The National Trust believes children are being stifled from effective learning due to the influence of modern life. Technology, health and safety and over bearing parents have prevented children from experiencing the educational benefits of early years learning in the outdoor real world.
The National Trust’s director general, Dame Fiona Reynolds, launched the Trust’s report entitled “Natural Childhood” which urges parents to reconnect children with outdoors. “We need to help children experience nature as fun again,” she said. “We have let the outdoors become daunting, full of risk. In fact it holds boundless opportunities: to create, to learn, to walk and run and to spend precious time with friends and family.”
The report shows that children’s ability to roam freely without supervision has shrunk by 90 per cent since 1970. It also shows 67 per cent of 10 year old children have never been to the shops or to a park on their own and that 10 per cent never play regularly in the countryside. This deficiency has led to a lost in learning and induced health problems such as obesity, rickets and asthma.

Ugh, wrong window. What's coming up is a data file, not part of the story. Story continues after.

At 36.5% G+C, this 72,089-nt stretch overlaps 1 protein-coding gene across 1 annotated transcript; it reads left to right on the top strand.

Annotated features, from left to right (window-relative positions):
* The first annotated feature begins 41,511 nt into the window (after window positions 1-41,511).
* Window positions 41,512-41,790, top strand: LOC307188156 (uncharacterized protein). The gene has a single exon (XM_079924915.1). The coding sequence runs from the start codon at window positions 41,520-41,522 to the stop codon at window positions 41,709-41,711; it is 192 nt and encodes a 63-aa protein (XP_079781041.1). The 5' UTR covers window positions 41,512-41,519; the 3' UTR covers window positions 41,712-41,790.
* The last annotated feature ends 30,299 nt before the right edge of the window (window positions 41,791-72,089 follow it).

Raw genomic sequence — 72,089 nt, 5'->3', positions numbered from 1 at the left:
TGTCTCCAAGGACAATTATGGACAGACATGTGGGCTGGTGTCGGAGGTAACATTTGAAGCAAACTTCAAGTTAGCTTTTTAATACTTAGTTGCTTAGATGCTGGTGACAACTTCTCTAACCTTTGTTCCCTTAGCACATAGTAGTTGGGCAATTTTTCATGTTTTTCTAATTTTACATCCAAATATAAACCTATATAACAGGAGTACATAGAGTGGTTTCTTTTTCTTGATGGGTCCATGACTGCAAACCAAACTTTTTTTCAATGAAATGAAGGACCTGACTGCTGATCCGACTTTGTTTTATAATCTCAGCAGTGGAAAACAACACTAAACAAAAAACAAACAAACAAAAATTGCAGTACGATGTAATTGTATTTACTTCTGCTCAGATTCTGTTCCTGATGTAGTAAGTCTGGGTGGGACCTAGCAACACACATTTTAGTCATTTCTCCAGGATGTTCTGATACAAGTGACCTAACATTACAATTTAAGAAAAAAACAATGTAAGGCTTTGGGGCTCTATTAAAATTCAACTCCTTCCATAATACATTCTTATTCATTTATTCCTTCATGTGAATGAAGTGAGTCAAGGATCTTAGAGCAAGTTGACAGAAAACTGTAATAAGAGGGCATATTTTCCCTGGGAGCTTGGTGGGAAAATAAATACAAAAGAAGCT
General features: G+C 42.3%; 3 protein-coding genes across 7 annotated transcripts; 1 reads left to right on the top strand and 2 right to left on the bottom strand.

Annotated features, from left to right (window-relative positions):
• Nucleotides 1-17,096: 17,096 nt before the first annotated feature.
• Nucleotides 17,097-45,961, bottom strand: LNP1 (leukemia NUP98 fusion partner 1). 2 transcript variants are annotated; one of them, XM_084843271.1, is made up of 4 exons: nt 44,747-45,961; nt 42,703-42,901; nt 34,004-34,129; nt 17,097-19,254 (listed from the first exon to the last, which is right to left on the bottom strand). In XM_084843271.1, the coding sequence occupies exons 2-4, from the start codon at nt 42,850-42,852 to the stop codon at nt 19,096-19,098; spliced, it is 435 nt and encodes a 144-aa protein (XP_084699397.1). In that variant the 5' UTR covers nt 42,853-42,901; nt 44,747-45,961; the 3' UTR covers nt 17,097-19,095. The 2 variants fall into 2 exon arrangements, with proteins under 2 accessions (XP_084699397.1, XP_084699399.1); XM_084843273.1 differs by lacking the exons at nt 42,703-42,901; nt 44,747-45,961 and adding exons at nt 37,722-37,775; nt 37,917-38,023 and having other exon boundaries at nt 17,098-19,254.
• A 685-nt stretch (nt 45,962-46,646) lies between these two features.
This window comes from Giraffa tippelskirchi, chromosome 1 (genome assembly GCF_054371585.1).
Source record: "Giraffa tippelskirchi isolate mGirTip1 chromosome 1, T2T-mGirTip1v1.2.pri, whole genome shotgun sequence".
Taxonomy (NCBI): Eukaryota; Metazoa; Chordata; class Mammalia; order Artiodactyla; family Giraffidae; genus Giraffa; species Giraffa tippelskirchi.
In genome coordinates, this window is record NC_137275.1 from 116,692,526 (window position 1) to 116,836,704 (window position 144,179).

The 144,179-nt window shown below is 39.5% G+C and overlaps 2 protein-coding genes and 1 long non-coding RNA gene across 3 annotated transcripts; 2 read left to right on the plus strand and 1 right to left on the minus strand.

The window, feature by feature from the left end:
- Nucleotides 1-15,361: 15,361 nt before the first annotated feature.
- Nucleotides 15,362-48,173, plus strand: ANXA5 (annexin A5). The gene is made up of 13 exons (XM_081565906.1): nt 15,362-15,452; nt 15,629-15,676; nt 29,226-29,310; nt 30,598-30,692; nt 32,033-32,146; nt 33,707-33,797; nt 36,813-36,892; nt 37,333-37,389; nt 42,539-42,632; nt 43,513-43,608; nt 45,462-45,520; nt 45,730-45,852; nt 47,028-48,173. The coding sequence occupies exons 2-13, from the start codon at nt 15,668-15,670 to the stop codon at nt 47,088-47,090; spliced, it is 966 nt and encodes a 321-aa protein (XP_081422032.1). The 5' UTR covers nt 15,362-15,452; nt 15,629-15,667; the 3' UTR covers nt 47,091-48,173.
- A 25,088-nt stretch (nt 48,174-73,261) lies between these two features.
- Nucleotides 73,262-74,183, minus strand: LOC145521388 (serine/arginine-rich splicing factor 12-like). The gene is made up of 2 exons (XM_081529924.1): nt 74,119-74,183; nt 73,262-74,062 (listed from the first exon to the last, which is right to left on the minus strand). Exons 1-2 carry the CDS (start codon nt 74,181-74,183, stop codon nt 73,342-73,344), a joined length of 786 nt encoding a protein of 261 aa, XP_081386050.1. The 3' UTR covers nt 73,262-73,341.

Whilst many grandparents can relate to the time when they as children regularly enjoyed greater outdoors freedom there are new ills spawned by modern society. Personal freedom has extended as travel boundaries are breached that exposes children to a combination of greater opportunity and risk. The ability to deal with real world issues needs to be brought into general education. Only from personal experience can we truly learn and retain such learning.
Experiencing the outdoor life is the foundation all children need. The combination of risk, self-preservation, self-reliance and awareness of our environment and social skills can be incorporated into fun play. The skills gained will be essential as children grow. The opportunity to travel extensively is now within the reach of most people. The grounding that can be instilled in children to open their eyes to observe local customs and history whilst absorbing the sights, sound and smells is a huge boost to enrich their lives. And it all starts with visits to the great outdoors.
Growing children with access to modern technology are learning to communicate remotely. Text, mobile phones and social networks have conspired to absorb the focus for children. Instead of buying the next phone app they should be re-introduced to the real world before it becomes a homogenised mass existing primarily on Google and Wikipedia. Something you can read and see but cannot touch.